Such are the irreconcilable parameters of an ugly battle over race and history in New Orleans that seems to only be growing uglier, one that demonstrates the Confederacy’s enduring power to divide Americans more than 150 years after the cause was lost.
“I can’t believe this is happening in my city,” said Charles Washmon, a 51-year-old contractor who was standing near a statue of Jefferson Davis, the Confederate president, on Thursday. Mr. Washmon, who is white, was part of a group of protesters waving Confederate flags who had been attracting both honks of support and invectives from passing cars all afternoon. Like Mr. Stewart, he feared that removing the statues would deprive a history-laden city of a crucial layer of its past. “It’s a travesty,” Mr. Washmon said.
In December 2015, Mr. Landrieu, a Democrat who will leave office next year because of term limits, signed an ordinance calling for the removal of four monuments related to the Confederacy and its aftermath. It was six months after Dylann Roof, a white supremacist with a fondness for Confederate symbols, massacred nine black people in a church in Charleston, S.C. One of the monuments, an obelisk honoring a violent uprising in 1874 by white New Orleanians who rejected Reconstruction, was taken down on April 24 by workers wearing flak jackets and scarves to conceal their identities.
The unease has only grown since then. Mr. Landrieu has said that the city plans to remove the remaining three monuments — first the statue of Davis, then those of two Confederate generals, P. G. T. Beauregard and Robert E. Lee — over the next month or so, though he has not announced exact dates. Last week, the statue of Beauregard was slathered in red paint by vandals. And Confederate sympathizers and fans of the statues have been flocking to the city from as far away as New Mexico and Colorado to protest their removal.
On Monday night, defenders of the statues squared off against a large group of opponents near the Davis statue in the Mid-City area. “Get the hell out of New Orleans,” the multiracial group of opponents sang, to the tune of “The Battle Hymn of the Republic,” using much stronger language, “because you’re not wanted here.”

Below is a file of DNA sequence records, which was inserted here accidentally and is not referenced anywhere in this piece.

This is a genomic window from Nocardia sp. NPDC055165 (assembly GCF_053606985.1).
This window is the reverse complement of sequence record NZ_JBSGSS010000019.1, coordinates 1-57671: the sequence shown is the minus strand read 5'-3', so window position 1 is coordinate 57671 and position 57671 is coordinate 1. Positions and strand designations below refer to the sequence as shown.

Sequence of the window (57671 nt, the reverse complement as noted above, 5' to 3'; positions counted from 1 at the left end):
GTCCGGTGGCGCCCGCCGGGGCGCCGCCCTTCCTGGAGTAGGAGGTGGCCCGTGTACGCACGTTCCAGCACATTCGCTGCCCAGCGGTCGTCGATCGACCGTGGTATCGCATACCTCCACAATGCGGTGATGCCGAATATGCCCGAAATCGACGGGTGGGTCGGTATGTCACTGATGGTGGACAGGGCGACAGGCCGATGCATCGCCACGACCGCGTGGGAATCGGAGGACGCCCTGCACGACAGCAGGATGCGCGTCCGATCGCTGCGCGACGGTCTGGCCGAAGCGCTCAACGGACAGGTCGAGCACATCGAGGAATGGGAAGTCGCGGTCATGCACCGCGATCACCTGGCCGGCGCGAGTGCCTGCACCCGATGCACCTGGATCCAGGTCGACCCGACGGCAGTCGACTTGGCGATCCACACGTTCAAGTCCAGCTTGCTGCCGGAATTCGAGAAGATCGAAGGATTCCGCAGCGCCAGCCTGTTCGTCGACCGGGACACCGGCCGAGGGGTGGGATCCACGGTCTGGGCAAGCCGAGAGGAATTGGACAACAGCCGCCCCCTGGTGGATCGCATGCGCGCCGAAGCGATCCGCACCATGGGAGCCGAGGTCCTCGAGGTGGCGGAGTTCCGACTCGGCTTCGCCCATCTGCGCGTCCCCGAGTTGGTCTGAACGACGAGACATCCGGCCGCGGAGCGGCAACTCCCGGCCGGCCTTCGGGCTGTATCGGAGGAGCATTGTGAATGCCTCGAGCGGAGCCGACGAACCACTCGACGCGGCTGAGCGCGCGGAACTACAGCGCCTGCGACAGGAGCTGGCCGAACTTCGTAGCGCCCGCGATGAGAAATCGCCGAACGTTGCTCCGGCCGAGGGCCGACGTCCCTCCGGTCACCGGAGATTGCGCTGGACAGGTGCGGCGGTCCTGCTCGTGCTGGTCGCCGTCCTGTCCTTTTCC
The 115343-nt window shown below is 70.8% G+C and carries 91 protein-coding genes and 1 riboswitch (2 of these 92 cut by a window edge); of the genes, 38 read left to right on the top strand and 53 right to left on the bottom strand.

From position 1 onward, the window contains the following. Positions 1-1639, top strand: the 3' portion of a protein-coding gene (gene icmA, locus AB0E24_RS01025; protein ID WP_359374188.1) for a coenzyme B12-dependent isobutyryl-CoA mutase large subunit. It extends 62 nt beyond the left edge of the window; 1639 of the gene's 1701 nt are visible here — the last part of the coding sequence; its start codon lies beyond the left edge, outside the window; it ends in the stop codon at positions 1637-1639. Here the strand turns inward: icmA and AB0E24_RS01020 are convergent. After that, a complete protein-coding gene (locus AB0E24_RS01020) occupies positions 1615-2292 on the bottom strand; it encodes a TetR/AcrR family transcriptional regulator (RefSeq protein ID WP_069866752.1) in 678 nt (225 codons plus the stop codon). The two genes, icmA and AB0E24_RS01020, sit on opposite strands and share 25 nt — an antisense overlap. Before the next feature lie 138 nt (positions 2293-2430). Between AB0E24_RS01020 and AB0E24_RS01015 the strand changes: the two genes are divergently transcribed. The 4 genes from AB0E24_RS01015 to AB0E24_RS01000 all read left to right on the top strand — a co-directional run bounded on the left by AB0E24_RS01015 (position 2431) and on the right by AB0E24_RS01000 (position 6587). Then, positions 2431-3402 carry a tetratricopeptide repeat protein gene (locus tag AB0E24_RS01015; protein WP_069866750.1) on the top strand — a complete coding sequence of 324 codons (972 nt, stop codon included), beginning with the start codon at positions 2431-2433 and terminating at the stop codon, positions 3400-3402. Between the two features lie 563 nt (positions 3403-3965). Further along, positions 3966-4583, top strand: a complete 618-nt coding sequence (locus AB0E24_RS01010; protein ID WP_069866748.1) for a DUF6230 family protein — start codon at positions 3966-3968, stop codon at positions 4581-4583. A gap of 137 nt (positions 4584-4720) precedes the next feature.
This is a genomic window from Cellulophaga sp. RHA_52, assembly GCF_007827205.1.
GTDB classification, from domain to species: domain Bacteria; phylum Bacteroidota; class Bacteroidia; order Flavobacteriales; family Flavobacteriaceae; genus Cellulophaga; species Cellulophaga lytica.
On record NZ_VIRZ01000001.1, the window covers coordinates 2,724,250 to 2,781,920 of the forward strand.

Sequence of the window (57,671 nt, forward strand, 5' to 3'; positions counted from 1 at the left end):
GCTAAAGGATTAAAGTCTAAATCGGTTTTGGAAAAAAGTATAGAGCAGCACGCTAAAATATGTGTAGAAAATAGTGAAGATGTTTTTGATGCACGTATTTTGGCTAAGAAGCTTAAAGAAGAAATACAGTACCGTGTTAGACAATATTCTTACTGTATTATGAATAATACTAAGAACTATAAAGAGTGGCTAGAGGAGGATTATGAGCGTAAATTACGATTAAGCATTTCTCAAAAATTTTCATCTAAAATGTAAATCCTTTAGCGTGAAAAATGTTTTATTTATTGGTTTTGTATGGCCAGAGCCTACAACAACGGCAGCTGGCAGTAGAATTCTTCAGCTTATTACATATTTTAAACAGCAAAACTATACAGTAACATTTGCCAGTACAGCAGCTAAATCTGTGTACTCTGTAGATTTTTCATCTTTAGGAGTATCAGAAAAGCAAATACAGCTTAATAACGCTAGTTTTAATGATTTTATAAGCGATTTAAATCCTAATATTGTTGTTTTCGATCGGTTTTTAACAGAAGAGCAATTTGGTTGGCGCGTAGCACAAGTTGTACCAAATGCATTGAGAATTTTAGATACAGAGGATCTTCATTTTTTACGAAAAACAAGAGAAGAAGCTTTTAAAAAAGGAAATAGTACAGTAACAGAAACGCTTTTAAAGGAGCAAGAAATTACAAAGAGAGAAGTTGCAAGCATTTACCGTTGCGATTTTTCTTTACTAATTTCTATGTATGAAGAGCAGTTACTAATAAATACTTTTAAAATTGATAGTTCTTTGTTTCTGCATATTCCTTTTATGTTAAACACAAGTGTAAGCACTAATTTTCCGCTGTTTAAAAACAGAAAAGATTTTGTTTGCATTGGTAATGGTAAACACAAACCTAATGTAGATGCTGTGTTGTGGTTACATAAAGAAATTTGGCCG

The police arrested five people on charges of disturbing the peace and other infractions, and city officials have surrounded the statue with barricades and police guards. But the crowds continued to gather, and some defenders of the statues have come heavily armed. A man who referred to himself only as K. K. walked along a median on Tuesday carrying an AK-47, with a Glock handgun on his waist.
Mr. Landrieu has said the city is sticking to the plan, though it appears that will not be easy. Removing the remaining statues will require the use of a heavy crane, and the mayor told The Times-Picayune that every crane company in the region had received threats.
On Sunday afternoon, anti-statue protesters numbering 500, according to police estimates, took to the streets in a boisterous second line parade through the French Quarter and downtown, ending at Lee Circle, the roundabout where the Lee statue is. There, they faced off against about 150 protesters who had come from all over the country in a show of support for the statue. Some of the counterdemonstators brandished Confederate battle flags. Some exhibited Pepe the Frog insignia and other trappings of the so-called alt-right, a fringe movement that embraces white nationalism. And some wore improvised battle gear, including bike helmets, shin guards and homemade shields.
But the New Orleans Police Department had erected barriers to separate the two groups. Louisiana is an open-carry gun state, but police officials had warned that guns would be banned at Sunday’s protest, citing a city ordinance. One local man had brought large speakers that he used to crank out pop tunes, including Abba’s “Dancing Queen,” a soundtrack that helped transform the proceedings from ominous to farcical.